This afternoon, I attended a lecture given by Quentin Morris. It was held in the Morris Gallery of the Pennsylvania Academy of Fine Arts where several of Morris's six-foot, circular canvases were hung as part of his solo exhibition.
Morris, an African-American Philadelphia native, has spent the last 40 years creating monochromatic paintings and works on paper using only black. His paintings are further distinguished by his use of six-foot, circular, rough-edged canvases. Morris uses a variety of oil and water-based media to create his works. The results are varied, depending on what kind of effect Morris is after at any given time. Some his canvases will appear to have a flat, matte finish, while one next to that will feature both matte and glossy areas. Some even look as if there are other colors present due to differences in surface textures and how certain paints or inks he uses dry.
None of that was new to me, but what was different was that the walls of the gallery where painted black, as well. Not only were the walls painted black, but Morris pointed out that each wall was a diffrent shade of black. It took me a while to make the distinctions, and I was only able to see a couple of differences. This treatment of the walls was good for the presentation of the paintings. The idea was to make the exhibition a more meditative experience for the viewer. It was his attempt to get people to "slow down" and really see the works; to counteract the fast-pace of art viewing many people seem to have. It really does work. I found myself looking at these paintings much longer than I would have had they been against a light background. With the paintings presented in this way, the gallery took on the air of a chapel or other meditative space.
I'll have to return to view the exhibition again before it closes. There werer a lot of chairs in the gallery for the talk and I wasn't in the headspace to try and ignore them. After the talk, I introduced myself and had a brief conversation with Morris. One of the things I asked him about was the reception he received from people, black and white, to his work over the years. I asked that question because it seems that African-American artists who have produced work that is outside the mythical realm of what art made by blacks "should" be-largely racial and identity-based themes revolving around religion, social issues, jazz, etc...- are seen with skeptical eyes. It's as if we are trying to put one over on everyone by daring to engage thoughtfully with the history of western art. He said that his work has received a wide range of reactions from really good to outrage. I wanted to go further into this with him, but he was scheduled to have lunch with some people from the Academy, so that conversation will have to wait for another time.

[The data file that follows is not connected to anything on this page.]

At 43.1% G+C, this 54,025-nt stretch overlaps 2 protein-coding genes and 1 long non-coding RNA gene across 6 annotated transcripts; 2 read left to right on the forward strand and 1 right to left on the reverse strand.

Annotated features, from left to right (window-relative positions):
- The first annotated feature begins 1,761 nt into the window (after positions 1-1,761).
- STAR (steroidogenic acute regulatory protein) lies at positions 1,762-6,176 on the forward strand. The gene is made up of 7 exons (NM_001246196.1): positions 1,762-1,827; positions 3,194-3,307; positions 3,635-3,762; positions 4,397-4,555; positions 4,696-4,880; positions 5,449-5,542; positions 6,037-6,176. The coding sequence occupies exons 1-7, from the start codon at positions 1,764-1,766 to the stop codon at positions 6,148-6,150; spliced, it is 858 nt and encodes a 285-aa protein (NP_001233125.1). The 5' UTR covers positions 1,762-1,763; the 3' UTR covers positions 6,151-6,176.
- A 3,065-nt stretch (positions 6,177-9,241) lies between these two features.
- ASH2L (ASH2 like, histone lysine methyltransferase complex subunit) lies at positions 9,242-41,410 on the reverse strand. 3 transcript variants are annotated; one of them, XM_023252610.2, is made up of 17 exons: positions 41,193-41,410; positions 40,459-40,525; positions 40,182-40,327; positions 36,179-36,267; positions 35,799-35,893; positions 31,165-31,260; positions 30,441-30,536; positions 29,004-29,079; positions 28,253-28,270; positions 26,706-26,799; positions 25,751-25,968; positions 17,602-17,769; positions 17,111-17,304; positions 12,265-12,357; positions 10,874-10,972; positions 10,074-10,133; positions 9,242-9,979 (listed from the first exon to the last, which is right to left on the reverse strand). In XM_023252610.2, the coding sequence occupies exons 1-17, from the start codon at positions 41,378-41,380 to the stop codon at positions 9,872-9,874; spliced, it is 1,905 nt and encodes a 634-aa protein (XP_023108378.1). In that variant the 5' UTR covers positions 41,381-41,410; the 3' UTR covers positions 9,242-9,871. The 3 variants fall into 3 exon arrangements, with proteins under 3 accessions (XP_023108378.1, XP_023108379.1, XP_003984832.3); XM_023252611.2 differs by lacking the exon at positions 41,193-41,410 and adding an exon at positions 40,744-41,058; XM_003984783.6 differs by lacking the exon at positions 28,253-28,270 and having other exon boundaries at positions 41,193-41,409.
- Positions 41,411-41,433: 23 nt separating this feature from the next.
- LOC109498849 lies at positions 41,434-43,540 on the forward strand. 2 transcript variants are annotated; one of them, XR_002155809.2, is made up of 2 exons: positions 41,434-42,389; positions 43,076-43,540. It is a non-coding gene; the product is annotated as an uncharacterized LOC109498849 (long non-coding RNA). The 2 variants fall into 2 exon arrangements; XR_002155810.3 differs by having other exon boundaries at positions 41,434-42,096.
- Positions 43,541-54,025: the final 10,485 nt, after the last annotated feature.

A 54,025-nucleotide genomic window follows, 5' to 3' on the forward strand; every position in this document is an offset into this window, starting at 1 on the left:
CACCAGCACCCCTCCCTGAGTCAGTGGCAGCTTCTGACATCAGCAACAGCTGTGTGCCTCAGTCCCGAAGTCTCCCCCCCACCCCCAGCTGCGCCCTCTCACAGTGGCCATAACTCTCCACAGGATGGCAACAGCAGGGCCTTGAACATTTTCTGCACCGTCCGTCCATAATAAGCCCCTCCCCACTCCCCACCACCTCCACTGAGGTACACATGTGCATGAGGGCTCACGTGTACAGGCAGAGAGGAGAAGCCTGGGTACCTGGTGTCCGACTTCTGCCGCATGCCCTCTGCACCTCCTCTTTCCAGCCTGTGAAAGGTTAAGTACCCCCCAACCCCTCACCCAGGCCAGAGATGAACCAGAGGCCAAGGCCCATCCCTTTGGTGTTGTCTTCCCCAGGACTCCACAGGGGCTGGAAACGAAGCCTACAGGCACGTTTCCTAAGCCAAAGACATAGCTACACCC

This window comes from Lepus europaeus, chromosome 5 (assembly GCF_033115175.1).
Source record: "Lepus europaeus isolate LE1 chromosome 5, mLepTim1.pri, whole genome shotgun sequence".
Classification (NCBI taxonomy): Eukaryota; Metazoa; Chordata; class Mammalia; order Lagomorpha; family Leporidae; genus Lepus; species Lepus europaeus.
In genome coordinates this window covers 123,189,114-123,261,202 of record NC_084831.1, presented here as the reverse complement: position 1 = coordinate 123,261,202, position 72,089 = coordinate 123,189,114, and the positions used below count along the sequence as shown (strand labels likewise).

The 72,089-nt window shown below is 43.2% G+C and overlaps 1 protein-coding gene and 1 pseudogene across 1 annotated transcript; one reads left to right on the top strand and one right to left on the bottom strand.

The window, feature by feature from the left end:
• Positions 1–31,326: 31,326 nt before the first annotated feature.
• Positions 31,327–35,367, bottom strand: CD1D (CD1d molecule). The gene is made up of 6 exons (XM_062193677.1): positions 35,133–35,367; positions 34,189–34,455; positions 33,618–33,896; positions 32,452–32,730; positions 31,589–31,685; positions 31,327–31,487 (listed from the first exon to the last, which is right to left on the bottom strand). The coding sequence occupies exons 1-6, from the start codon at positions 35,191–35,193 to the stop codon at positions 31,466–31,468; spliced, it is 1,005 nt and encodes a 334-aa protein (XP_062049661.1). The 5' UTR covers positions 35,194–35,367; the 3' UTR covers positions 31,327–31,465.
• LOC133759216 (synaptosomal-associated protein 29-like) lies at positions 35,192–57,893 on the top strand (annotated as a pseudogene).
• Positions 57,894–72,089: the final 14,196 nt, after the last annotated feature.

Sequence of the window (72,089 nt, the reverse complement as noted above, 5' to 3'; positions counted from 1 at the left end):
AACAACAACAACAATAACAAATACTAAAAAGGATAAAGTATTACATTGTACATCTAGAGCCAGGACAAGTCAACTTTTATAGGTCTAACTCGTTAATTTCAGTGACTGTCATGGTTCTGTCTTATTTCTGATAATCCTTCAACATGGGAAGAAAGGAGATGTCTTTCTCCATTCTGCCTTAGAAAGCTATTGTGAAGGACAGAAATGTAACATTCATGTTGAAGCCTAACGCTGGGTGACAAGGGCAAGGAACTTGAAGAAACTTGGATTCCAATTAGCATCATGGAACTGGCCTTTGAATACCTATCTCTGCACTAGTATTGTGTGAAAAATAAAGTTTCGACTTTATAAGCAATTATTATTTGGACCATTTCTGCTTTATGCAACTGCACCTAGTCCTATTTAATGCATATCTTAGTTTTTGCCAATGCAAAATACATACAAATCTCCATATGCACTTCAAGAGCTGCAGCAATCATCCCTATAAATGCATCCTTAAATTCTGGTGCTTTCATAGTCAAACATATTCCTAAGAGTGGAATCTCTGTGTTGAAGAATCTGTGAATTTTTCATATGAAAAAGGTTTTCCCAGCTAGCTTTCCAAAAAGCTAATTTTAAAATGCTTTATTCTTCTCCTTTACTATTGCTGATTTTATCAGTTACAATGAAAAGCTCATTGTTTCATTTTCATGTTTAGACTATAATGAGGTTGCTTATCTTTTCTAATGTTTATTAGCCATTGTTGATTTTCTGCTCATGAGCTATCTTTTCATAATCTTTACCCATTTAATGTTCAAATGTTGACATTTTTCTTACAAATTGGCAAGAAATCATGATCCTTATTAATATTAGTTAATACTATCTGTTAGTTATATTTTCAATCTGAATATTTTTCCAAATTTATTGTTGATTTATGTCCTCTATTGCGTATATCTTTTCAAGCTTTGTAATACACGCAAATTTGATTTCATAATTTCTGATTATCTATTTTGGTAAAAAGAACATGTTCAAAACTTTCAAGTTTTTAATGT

I found my way to my studio later in the afternoon. It was pretty cold in there, but I chose to put on a few more layers instead of turning on the heat. It worked, but if I'd stayed longer than I did, the heat would have been turned on. I just don't want to run the bill up if I don't have to.
I did some work on one painting I've been having a difficult time with lately and still haven't gotten to a place where I felt it was heading in a good direction. I'm just trying to see what will work. I have an idea of what I want, but, so far I haven't been able to articulate it in paint yet. These new paintings are much more spontaneous and process-oriented than what I've been working on for the past couple of years. The older work was more planned out, even as I strived to achieve some sort of randomness within the rigid structures of hard-edged patterns.
I really wasn't in the mood to push on with it after four hours, so I gave it up and came home. I was extremely tired from staying up way later than I should have last night messing around with the settings on this page. I can't keep up that schedule or I'll not get anything worthwhile out of my studio time. I can't let that happen too much. I've taken enough time off during the holidays and it's time to buckle down again and get some work done. There are way too many ideas floating around in my head and I need to make more time to act on some of them.